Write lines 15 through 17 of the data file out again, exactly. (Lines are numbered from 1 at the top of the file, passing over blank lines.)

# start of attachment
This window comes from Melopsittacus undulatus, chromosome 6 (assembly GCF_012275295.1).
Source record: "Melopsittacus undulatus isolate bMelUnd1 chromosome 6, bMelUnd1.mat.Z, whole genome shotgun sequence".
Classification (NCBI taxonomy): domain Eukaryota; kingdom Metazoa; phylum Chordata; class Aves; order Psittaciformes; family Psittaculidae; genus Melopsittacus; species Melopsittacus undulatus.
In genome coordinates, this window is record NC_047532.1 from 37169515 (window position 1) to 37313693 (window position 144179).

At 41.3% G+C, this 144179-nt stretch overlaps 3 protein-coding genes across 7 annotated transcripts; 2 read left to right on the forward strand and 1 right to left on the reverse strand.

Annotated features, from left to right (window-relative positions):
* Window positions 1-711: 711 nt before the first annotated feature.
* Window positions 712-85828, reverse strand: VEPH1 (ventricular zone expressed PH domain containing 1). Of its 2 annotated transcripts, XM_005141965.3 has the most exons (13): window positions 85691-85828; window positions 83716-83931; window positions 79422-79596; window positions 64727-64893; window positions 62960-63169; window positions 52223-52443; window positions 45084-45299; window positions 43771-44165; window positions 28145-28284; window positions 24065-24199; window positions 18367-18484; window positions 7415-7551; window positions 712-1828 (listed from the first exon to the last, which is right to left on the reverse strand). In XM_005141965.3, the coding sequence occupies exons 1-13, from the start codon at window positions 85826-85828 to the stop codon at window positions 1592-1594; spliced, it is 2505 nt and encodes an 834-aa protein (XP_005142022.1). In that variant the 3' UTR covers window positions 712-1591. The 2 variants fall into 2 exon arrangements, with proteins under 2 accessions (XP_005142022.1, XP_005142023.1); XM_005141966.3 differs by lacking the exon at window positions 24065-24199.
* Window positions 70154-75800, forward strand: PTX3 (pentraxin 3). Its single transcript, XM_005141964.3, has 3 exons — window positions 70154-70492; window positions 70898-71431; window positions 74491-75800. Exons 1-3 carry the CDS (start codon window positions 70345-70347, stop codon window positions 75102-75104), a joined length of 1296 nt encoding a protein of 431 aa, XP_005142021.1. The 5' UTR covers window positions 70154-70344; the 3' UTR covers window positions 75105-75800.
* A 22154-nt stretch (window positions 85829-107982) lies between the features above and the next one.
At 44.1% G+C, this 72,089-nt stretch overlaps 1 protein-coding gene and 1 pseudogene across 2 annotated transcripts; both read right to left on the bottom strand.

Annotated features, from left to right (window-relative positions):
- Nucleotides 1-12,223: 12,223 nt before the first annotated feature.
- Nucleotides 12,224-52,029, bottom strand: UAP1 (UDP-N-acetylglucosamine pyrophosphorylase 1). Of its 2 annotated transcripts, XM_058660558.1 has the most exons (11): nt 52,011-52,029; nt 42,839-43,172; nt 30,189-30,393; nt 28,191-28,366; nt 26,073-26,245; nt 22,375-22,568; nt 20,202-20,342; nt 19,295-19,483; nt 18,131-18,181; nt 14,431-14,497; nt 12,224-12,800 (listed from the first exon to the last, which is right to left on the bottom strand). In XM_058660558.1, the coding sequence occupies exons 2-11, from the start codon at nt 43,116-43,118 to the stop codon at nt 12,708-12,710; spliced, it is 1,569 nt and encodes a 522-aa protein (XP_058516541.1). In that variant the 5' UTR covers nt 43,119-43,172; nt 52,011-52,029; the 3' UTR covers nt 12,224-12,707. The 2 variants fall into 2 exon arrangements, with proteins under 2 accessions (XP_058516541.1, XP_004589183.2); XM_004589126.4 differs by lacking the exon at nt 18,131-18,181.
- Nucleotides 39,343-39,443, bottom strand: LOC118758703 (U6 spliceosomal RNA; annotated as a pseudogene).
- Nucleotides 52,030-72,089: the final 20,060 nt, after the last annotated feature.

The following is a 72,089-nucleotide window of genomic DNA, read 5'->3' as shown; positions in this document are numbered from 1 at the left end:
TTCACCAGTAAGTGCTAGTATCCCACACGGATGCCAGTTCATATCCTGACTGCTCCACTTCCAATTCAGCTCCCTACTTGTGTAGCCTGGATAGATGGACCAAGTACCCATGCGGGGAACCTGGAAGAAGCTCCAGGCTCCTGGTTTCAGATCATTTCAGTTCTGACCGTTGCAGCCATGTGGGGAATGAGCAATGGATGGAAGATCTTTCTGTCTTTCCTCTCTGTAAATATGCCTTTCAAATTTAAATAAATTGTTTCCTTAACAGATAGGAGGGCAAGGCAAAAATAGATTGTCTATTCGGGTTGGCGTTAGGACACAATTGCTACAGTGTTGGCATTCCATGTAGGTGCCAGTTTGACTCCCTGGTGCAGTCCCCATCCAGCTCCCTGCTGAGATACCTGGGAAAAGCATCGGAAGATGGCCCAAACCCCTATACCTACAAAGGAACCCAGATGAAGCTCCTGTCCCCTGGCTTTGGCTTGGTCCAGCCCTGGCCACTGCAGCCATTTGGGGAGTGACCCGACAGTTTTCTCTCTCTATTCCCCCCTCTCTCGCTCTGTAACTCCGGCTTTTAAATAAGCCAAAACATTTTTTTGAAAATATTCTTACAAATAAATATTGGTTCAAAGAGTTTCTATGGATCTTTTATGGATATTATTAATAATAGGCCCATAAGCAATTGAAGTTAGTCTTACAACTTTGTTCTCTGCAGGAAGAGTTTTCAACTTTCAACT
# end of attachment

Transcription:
- Nucleotides 39,343-39,443, bottom strand: LOC118758703 (U6 spliceosomal RNA; annotated as a pseudogene).
- Nucleotides 52,030-72,089: the final 20,060 nt, after the last annotated feature.

The following is a 72,089-nucleotide window of genomic DNA, read 5'->3' as shown; positions in this document are numbered from 1 at the left end: